Sexual harassment and misconduct are not just prevalent in Hollywood, women everywhere face this issue. In fact, even those working in the law enforcement agencies aren’t safe from being harassed by their powerful and influential superiors.
Unfortunately, Jazmia Inserillo witnessed this all first hand. However, she was one of the few female officers who took a stand against their alleged harassers and exposed the hostile environment in police precincts – even if it came at a big cost.
In 2006, Inserillo was a rookie cop when she met Lt. Jason Margolis, who had just taken over as her supervisor at a Queen precinct, reported the BuzzFeed News. At first, she thought he was just friendly, but her perception began to change when Margolis began making unwanted advances towards her. From lewd comments to inappropriate touching, the senior officer repeatedly harassed Inserillo, who was in her 20s at the time. He even telling her, “All you have to do is play the game and I will help you with whatever you want.”
The cop said her complaints to officers at her precinct and her union delegate went unheard, so she decided to make an official complaint to the NYPD’s Office of Equal Employment Opportunity in 2011. Inserillo probably thought her problems would come to an end, but if anything, they got much worse.
“Don’t ever make a complaint. That was embedded in my head,” Inserillo told the publication. “This is the blue wall. Don’t ever bring the outside in. Your reputation will be ruined.”
Although she had learned Margolis had harassed several other women at her workplace, it didn’t reportedly deter her colleagues from bullying her. According to the publication, things got so bad that Inserillo one had to go to ER because she was having trouble breathing.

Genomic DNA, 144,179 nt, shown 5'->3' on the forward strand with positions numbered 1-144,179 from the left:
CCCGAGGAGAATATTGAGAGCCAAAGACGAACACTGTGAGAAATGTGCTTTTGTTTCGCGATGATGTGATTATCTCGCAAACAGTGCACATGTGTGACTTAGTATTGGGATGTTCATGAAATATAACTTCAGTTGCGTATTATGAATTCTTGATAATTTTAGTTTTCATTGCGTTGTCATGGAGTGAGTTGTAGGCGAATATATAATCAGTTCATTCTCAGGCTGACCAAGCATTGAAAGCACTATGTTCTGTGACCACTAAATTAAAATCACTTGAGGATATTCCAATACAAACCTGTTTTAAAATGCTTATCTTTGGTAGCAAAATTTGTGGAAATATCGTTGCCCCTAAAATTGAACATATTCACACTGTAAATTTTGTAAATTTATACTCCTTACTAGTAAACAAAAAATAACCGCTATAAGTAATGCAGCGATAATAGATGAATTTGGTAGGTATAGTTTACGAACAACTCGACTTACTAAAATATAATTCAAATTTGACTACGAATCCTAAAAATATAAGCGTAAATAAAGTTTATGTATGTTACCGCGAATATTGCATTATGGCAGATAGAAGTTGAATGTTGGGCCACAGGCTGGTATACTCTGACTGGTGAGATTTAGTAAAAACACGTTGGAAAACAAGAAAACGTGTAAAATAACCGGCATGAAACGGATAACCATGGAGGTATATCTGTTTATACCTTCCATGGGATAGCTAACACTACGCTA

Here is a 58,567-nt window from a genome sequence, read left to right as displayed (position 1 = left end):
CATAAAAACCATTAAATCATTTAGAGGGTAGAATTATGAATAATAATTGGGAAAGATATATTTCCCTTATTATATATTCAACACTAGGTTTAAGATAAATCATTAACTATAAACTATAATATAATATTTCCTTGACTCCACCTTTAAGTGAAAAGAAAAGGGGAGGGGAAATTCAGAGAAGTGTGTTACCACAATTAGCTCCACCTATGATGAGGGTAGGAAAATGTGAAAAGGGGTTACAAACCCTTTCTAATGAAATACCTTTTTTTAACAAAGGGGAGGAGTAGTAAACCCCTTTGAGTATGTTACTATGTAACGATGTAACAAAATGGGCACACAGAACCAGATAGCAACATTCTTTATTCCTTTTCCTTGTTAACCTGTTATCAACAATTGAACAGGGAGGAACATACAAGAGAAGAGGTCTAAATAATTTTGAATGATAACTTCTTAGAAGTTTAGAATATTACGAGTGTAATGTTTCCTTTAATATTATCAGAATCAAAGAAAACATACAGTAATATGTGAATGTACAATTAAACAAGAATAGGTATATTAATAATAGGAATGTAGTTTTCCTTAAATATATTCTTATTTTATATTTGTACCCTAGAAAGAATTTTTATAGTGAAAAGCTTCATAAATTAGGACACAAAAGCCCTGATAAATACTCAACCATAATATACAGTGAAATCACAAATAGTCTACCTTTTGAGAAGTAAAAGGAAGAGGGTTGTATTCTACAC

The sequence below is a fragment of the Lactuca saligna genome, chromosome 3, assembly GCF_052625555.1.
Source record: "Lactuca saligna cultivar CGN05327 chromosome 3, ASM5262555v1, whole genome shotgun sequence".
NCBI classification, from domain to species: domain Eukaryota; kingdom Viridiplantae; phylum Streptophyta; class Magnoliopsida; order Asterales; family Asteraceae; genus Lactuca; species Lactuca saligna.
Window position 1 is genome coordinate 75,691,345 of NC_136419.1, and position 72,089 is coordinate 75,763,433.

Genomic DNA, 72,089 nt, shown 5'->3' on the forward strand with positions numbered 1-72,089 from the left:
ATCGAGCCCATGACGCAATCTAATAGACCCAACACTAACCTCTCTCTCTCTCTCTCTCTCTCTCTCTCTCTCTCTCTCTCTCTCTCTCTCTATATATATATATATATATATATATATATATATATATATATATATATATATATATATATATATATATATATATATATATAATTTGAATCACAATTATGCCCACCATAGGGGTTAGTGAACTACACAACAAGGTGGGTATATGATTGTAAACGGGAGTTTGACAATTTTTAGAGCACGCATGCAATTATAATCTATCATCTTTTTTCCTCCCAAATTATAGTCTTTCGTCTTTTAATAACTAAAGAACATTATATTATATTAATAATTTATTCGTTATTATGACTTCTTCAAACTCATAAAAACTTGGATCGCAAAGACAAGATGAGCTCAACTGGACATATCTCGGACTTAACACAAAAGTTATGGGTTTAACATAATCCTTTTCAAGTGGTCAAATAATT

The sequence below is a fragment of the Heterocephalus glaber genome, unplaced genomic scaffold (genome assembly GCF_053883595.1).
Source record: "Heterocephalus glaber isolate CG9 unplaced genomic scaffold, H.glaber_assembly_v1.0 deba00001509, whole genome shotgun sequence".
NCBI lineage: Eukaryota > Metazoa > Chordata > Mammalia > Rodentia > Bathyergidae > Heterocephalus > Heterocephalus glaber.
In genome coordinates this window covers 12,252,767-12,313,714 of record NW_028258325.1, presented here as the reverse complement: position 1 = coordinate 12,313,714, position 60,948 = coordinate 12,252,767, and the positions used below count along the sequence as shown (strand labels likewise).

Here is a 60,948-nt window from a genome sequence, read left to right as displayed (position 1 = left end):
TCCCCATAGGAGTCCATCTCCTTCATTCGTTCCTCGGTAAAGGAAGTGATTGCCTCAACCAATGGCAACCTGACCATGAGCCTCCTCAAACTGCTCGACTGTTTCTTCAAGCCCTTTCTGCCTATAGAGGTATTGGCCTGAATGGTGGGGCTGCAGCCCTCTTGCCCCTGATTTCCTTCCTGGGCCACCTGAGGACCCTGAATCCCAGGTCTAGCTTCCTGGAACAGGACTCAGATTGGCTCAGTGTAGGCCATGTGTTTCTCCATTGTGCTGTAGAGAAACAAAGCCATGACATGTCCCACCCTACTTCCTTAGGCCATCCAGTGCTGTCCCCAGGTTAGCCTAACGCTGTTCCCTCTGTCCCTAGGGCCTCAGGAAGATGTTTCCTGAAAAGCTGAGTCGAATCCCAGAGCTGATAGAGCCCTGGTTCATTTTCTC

When she came back to work, the department ordered her to see a psychologist citing five instances where she failed to "control her emotional state.” The psychologist then recommended her to undergo outpatient treatment for alcohol abuse, even though the woman claimed she was not an alcoholic. Her other option was to receive a 30-day suspension without pay, which she ended up taking.
“Two officers who worked with Inserillo at the precinct told BuzzFeed News they had never seen or heard of any issues with Inserillo drinking, and three others who later testified at her disciplinary trial said the same thing,” reported BuzzFeed News. “Even Margolis, the lieutenant she complained about, told BuzzFeed News that he never noticed any problems with her use of alcohol.”
However, it did not end there. At the end of the month, Inserillo was not only told she was under investigation for refusing to follow an order but also faced an ultimatum to either undergo outpatient treatment or lose another month of pay.
This time around, she underwent the treatment.
Ironically, while she got punished for taking a stand against a superior officer, her alleged harasser, who claimed the NYPD forced him to retire in 2016 over his medical condition, only lost 10 vacation days and was transferred to another department.
“They lied. They wanted to get paid and they did. It's not the first time it happened and it won’t be the last,” he told BuzzFeed News, referring to the $110,000 settlement money the city agreed to pay Inserillo following her civil rights lawsuit against the NYPD. Neither the city nor Margolis admitted any wrongdoing, though he also agreed to pay her $2,500.
A few years later, Inserillo left NYPD.
“I decided that my heart wasn’t there anymore. It just wasn’t for me,” she said. “If I see something wrong, I say something, and in law enforcement they don’t like that.”
Thumbnail/Banner Credits: Reuters